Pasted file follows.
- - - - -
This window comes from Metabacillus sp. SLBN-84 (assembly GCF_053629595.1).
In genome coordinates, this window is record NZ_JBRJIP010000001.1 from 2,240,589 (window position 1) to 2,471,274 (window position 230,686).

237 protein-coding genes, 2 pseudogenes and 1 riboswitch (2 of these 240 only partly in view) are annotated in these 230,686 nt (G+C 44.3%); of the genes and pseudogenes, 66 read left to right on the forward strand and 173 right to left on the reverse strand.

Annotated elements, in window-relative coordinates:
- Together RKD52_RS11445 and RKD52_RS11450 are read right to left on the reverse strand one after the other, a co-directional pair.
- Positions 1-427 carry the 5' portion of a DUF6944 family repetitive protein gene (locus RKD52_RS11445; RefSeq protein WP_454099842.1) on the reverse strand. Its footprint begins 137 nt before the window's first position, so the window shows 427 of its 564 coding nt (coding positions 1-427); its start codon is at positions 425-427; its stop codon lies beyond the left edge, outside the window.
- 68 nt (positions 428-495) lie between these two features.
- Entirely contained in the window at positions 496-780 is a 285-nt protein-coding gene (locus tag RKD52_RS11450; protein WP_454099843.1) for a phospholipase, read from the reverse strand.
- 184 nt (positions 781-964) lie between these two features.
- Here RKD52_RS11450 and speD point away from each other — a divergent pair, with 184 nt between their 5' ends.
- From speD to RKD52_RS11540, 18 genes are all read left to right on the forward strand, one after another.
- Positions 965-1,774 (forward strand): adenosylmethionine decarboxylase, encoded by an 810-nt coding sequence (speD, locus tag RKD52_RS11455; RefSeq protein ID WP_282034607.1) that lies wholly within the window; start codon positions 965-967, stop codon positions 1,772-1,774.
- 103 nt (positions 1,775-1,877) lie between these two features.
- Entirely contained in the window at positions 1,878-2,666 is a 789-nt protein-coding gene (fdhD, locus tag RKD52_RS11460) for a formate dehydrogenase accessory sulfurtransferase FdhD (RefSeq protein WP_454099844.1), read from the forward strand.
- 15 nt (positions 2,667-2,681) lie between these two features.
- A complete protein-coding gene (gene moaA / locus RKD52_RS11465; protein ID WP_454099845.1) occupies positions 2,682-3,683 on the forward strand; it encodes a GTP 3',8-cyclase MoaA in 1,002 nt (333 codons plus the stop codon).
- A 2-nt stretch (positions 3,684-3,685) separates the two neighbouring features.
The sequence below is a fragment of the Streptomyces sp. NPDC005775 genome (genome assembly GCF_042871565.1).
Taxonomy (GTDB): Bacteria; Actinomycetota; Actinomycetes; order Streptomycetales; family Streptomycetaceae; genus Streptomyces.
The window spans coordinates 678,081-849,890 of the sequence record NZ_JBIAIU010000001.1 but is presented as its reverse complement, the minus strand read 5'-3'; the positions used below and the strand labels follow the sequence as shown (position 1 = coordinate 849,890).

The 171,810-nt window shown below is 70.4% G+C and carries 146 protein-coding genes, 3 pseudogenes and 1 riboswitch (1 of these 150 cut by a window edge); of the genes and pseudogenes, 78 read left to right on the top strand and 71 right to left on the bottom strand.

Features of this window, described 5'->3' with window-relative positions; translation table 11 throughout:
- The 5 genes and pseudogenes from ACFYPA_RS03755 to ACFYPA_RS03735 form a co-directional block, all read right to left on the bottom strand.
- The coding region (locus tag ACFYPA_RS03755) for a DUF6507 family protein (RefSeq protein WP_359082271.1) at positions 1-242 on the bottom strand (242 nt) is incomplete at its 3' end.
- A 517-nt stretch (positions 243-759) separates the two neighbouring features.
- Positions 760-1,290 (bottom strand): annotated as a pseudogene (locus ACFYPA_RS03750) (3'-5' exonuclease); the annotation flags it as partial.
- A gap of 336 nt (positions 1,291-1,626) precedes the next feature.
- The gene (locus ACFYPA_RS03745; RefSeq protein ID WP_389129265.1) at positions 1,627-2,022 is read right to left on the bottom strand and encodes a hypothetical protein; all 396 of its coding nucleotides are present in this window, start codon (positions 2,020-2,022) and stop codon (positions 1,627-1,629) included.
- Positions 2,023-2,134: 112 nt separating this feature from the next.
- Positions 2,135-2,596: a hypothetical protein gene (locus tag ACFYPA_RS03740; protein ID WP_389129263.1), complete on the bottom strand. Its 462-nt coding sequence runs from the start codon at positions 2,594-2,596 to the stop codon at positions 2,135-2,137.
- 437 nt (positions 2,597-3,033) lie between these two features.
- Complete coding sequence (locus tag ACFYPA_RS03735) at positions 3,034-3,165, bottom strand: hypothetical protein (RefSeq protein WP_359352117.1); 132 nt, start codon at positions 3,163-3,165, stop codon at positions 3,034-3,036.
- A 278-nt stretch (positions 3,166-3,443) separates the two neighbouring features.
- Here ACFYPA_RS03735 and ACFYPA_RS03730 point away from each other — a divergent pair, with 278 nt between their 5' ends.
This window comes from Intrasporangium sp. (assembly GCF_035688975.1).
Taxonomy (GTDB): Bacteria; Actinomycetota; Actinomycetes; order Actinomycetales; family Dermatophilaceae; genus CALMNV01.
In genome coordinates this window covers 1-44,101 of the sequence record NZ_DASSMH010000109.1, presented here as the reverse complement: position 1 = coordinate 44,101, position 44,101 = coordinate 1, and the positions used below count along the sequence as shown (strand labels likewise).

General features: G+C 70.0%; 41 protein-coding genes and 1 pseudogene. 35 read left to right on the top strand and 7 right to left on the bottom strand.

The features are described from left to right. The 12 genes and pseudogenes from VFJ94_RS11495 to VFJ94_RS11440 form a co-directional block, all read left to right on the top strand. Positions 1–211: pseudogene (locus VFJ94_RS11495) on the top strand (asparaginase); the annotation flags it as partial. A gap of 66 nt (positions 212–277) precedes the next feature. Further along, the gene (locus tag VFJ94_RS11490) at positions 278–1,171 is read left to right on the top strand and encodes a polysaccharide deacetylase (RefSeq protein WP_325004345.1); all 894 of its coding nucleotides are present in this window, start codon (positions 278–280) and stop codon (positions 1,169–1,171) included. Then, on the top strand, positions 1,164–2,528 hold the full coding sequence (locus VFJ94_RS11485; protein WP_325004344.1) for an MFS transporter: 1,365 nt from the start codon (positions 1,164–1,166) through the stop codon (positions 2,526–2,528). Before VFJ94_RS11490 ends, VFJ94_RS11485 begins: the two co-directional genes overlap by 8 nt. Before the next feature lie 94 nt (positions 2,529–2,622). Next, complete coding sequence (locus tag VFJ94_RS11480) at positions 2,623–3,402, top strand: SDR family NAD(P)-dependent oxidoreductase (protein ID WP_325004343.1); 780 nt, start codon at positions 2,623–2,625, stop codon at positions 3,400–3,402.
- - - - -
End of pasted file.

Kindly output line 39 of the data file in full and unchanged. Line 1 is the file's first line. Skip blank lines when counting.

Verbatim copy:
The features are described from left to right. The 12 genes and pseudogenes from VFJ94_RS11495 to VFJ94_RS11440 form a co-directional block, all read left to right on the top strand. Positions 1–211: pseudogene (locus VFJ94_RS11495) on the top strand (asparaginase); the annotation flags it as partial. A gap of 66 nt (positions 212–277) precedes the next feature. Further along, the gene (locus tag VFJ94_RS11490) at positions 278–1,171 is read left to right on the top strand and encodes a polysaccharide deacetylase (RefSeq protein WP_325004345.1); all 894 of its coding nucleotides are present in this window, start codon (positions 278–280) and stop codon (positions 1,169–1,171) included. Then, on the top strand, positions 1,164–2,528 hold the full coding sequence (locus VFJ94_RS11485; protein WP_325004344.1) for an MFS transporter: 1,365 nt from the start codon (positions 1,164–1,166) through the stop codon (positions 2,526–2,528). Before VFJ94_RS11490 ends, VFJ94_RS11485 begins: the two co-directional genes overlap by 8 nt. Before the next feature lie 94 nt (positions 2,529–2,622). Next, complete coding sequence (locus tag VFJ94_RS11480) at positions 2,623–3,402, top strand: SDR family NAD(P)-dependent oxidoreductase (protein ID WP_325004343.1); 780 nt, start codon at positions 2,623–2,625, stop codon at positions 3,400–3,402.